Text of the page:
Charlotte Cushman was one of the biggest stars of the Anglophone theater in the nineteenth century. We know this because of the sheer number of articles and biographical sketches available about Cushman. We know this because reviews of her performances do not tire of stressing how big a star she was.


We also know this, because evidently Cushman was well paid, very well paid in fact. So much so, that the size of her fortune regularly warranted its own mention in newspapers. (Which is not so say that Cushman’s private letters aren’t also full of discussions of money. In 1847, for example, she explains to her future agent that she intents to “gallop through the country as fast as I can & make as much money as I can.” Judging by the numbers listed below, she did just that.)

Here’s how (at least according to public sources), Cushman’s wealth has developed over time:

From 20.000 Pounds in netgain in 1852

Miss Cushman, it is said, has realised ₤20,000 +++ her professional tour in the States. At the conclusion of her present engagement she will re-visit England, for the purpose of taking farewell of the stage

“Foreign Intelligence,” Manchester Examiner and Times,
May 29, 1852 (Source)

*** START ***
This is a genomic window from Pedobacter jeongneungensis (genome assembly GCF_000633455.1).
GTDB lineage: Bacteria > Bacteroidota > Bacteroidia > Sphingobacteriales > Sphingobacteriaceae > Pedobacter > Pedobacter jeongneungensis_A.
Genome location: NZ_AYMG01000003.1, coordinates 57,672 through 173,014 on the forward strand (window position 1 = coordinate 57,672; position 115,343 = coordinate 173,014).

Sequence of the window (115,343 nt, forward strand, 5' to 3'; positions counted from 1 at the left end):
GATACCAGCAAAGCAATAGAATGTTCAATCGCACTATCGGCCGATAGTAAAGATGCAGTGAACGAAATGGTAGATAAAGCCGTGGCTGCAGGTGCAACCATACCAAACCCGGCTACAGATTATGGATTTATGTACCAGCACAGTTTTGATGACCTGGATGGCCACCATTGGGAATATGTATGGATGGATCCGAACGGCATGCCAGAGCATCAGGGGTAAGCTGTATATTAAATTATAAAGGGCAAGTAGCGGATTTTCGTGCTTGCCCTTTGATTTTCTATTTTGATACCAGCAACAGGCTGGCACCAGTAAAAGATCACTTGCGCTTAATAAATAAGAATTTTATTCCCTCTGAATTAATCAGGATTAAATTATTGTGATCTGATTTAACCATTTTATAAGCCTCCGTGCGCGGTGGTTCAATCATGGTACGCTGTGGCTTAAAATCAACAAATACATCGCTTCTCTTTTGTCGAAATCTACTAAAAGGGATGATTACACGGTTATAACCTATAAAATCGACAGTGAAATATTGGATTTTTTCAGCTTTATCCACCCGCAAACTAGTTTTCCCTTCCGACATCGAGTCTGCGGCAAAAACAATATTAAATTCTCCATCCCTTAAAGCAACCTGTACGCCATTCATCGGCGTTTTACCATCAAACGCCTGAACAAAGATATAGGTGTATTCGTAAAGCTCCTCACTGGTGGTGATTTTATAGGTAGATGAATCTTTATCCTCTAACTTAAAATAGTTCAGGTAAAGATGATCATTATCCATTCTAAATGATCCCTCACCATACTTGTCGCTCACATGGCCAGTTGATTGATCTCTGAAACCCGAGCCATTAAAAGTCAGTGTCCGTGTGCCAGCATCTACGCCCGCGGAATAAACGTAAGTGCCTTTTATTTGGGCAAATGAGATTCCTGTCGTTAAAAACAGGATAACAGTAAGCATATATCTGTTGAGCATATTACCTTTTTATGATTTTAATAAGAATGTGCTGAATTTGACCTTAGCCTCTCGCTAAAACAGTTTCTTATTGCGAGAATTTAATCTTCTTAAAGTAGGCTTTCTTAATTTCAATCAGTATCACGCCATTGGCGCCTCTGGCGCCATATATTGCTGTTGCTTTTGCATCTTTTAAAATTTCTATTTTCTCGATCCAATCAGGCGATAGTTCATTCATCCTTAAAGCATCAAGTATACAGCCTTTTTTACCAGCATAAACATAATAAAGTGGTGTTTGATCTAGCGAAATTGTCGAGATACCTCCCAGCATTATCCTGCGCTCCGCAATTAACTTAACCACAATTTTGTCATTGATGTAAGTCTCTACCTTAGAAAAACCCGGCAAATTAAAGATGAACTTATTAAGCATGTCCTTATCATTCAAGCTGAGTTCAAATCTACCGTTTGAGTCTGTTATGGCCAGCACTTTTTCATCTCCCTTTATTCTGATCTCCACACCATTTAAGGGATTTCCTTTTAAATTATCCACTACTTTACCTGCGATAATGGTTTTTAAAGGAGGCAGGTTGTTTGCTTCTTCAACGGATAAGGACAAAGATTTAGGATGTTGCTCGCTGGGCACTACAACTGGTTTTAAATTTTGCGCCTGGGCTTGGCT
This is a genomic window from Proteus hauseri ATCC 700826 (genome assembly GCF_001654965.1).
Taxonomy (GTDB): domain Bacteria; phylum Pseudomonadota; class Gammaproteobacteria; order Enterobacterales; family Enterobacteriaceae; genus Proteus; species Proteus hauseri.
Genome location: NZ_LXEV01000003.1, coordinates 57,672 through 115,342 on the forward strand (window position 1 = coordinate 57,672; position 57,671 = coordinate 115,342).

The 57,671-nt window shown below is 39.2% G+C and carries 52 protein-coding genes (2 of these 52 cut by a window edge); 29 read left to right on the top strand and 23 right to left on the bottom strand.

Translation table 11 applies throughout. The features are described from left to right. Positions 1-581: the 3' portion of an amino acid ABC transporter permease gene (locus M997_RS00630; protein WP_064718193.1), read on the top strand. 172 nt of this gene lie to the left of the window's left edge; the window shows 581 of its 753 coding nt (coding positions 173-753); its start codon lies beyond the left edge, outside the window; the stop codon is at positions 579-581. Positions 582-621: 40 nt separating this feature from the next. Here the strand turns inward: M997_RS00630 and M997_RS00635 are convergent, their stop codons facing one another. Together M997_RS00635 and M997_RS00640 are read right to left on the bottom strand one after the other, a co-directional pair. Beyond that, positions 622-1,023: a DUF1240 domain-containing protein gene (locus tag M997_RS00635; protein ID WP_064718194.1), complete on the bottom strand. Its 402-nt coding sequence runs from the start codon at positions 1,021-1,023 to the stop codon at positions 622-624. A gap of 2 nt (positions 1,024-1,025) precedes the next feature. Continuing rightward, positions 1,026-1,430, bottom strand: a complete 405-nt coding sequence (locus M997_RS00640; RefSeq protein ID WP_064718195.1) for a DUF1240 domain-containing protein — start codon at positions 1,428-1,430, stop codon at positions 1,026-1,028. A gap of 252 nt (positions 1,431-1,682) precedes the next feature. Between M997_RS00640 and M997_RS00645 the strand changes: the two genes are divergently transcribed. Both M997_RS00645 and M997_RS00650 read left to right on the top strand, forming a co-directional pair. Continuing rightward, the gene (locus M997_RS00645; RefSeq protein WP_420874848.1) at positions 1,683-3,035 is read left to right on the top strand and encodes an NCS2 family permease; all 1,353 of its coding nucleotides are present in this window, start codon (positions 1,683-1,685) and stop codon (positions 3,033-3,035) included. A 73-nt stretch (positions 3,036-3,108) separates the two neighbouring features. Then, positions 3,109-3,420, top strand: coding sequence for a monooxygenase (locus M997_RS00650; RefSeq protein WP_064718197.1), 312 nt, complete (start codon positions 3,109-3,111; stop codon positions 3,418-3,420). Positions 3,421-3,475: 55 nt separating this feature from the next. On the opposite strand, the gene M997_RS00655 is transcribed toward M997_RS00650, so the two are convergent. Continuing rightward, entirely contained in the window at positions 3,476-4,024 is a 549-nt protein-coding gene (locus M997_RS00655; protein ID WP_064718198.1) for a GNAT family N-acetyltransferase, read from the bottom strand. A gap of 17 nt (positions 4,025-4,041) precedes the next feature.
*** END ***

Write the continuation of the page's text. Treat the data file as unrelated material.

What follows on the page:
To $200.000 networth in 1869

Daily Evening Bulletin (1869)

To $300.000 in 1872

The Week. A Resumé of Current Opinion, Home and Foreign, vol. 2, September 7, 1872, p. 480; from their column “Art Gossip” which helps you compare Cushman’s fortune to that of, for example. Edwin Booth and P. T. Barnum
(via GoogleBooks)

To $500.000 in 1876

The Amherst Free Press, April 15, 1876, p. 1

To $600.000

In addition to increasing her personal wealth (and financially supporting her extended family), Cushman also accrued through her acting and reading substantial amounts of funding for the Sanitary Commission. More on the money raised for this cause during the Civil War can be found here (New York Times, Aug 13, 1864) and here (Emma Crow Cushman’s “A Memory,” 1918, p. 15).

Cushman herself was more often than not rather unhappy with her finances or at least anxious about them. To James T. Fields, for example, she wrote in 1862: “I hear you are making your fortune. alas why am not I. If Emma had only been content to stop in America this year. I would have made mine too” (Source; her correspondence with the James T. Fields overall is a rich source on financial concerns, Cushman’s as well as Stebbins’, her nephew’s, and that of the Fields’ themselves). Others were more generous in their judgment. Walter Moore Leman, in his biography Memories of an Old Actor (1886), says about Cushman: “She loved society and fame and money, and she had them all” (121-122).

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